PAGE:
It’s striking that the Cahiers du cinéma critics who turned to directing made such different films and had such different careers. The six who became the central group of the so-call French New Wave in the late 1950s are now all gone. Truffaut was the most popular with audiences but tragically cut short in his prime, Godard wowed the critics and then the film theorists. Rivette was the least prolific, but his films were often the longest. Rohmer arguably lasted longest in the public eye, gradually refining his tales of love and relationships and holding on to his audience. But what of Chabrol (1930-2010)? He didn’t make as many ‘films’ as Godard, but he probably made more features. He had moments when he made popular genre films and also advertisements, but mainly he stuck to his own particular take on the Hitchcock ‘romance thriller’ which often morphed into a form of crime melodrama.

Chabrol relaxing on set alongside Nathalie Bay

In his last few years he made a loose trilogy of ‘family melodrama thrillers’ which skewered the hypocrisies of his favourite target, the wealthy French provincial bourgeoisie. After La cérémonie (1995) and Merci pour le chocolat (2000), La fleur du mal moves attention to Aquitaine and more precisely the Gironde. Anne Charpin (Nathalie Baye) is married to Gérard Vasseur (Bernard Le Coq). They had both been widowed when they married. Anne has a daughter Micheline (Mélanie Doutey) and Gérard has a son François (Benoît Magimel) who has just returned from three years in the US. The final family member is Anne’s Aunt Line (Suzanne Flon). The Charpin family has a history of tragedy and secrets and on this day, as Anne is set to go campaigning to retain her seat on the local council, her running mate brings a disturbing poison pen letter that is circulating. It raises the ‘dirty secrets’ in the family and appears to be attempting to discredit her.

Anne and her running mate (played by Thomas Chabrol). What is Gérard thinking?

The story is original and written by Caroline Eliacheff and Louise L. Lambrichs. Eliacheff was also involved in scripting the other two films in the loose trilogy. La cérémonie was adapted from a Ruth Rendell novel and Chabrol had previously adapted Patricia Highsmith’s Le cri du hibou (1987).There is a theme of women writing crime thrillers here and you have to worry about the father and son in the story. In fact there are possibly four stories here. What Gérard is up to isn’t clear – he is concerned mainly with his pharmacy business which is expanding, Anne is wrapped up with her campaign. François and Micheline are clearly attracted to each other. They have an ‘affinity relationship’. I think this means that any sexual relationship is incestuous in Catholic canonical law but I’m no expert on such matters. It’s an odd situation since Anne and Gérard married after their original spouses had been killed in the same car crash. Poor Line carries the burden of more secrets in the Charpin family history. I don’t want to spoil the mystery of how the four stories come together but the outcome is virtually spelt out in the opening credits sequence.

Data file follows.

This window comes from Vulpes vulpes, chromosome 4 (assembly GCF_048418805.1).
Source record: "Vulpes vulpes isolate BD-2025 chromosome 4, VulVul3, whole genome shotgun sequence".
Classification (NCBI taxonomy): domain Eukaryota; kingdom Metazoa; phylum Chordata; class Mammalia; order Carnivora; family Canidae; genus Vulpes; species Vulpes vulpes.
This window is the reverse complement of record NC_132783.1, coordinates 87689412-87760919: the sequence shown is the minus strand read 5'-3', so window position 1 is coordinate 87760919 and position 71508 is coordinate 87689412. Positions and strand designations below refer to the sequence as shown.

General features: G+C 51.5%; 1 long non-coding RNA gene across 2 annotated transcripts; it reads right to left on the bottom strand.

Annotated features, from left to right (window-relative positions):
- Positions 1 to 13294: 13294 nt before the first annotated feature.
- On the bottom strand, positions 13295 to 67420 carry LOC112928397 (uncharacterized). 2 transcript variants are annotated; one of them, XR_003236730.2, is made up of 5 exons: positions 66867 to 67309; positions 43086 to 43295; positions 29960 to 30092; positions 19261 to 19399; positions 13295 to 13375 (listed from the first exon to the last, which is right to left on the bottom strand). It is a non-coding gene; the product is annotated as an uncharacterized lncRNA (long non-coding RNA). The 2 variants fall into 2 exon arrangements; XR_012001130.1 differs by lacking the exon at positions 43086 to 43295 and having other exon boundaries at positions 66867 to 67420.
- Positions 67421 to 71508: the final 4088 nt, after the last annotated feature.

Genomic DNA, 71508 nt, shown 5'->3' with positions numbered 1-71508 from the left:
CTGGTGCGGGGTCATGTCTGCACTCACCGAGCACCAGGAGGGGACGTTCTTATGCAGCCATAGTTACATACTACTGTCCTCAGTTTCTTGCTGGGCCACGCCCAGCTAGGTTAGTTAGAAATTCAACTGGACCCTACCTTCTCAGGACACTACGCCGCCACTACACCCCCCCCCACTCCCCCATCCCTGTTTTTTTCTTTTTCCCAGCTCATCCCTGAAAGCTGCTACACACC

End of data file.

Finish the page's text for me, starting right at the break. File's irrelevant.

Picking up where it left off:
‘Tante Line’ gets on well with François and Micheline

As might be expected, the film is beautifully directed and flows effortlessly. There are subtle clues to the characters’ feelings/attitudes. The performances are very good and the standout is arguably Suzanne Flon who was in her mid-80s when the film was released but she has the vitality of someone much younger. I note that she was an actor from working-class background who began in uncredited roles during the Occupation of 1940-44 and that is ironic in terms of the family secrets in this film in which she has history as the middle-class daughter of a Nazi collaborator and anti-Semite. Overall, I don’t think the film has the same power as La cérémonie or Merci pour le chocolat and perhaps it could take a little more melodrama. But as an ‘entertainment’ with a definite ‘bite’ it is certainly very watchable. When I first realised the importance of the French New Wave in the late 1960s and early 1970s it was Truffaut and Chabrol as the most accessible filmmakers who caught my attention. I saw a fair amount of Chabrol’s earlier output and then tended to neglect him a little. When I returned to work with some of his later films I realised how much I’d missed. This film has at least one unmistakeable Chabrol trope – the difficulty of moving a dead body. Like Truffaut, Chabrol certainly learned something from Hitchcock.

Gérard attends events during Anne’s campaigns but his attention does wander . . .

MUBI currently streams three Chabrol films and La cérémonie arrives as a fourth in a couple of days. I think his films are always worth checking out and La cérémonie is one of his best. La fleur du mal is also available on other streamers/downloaders such as Apple.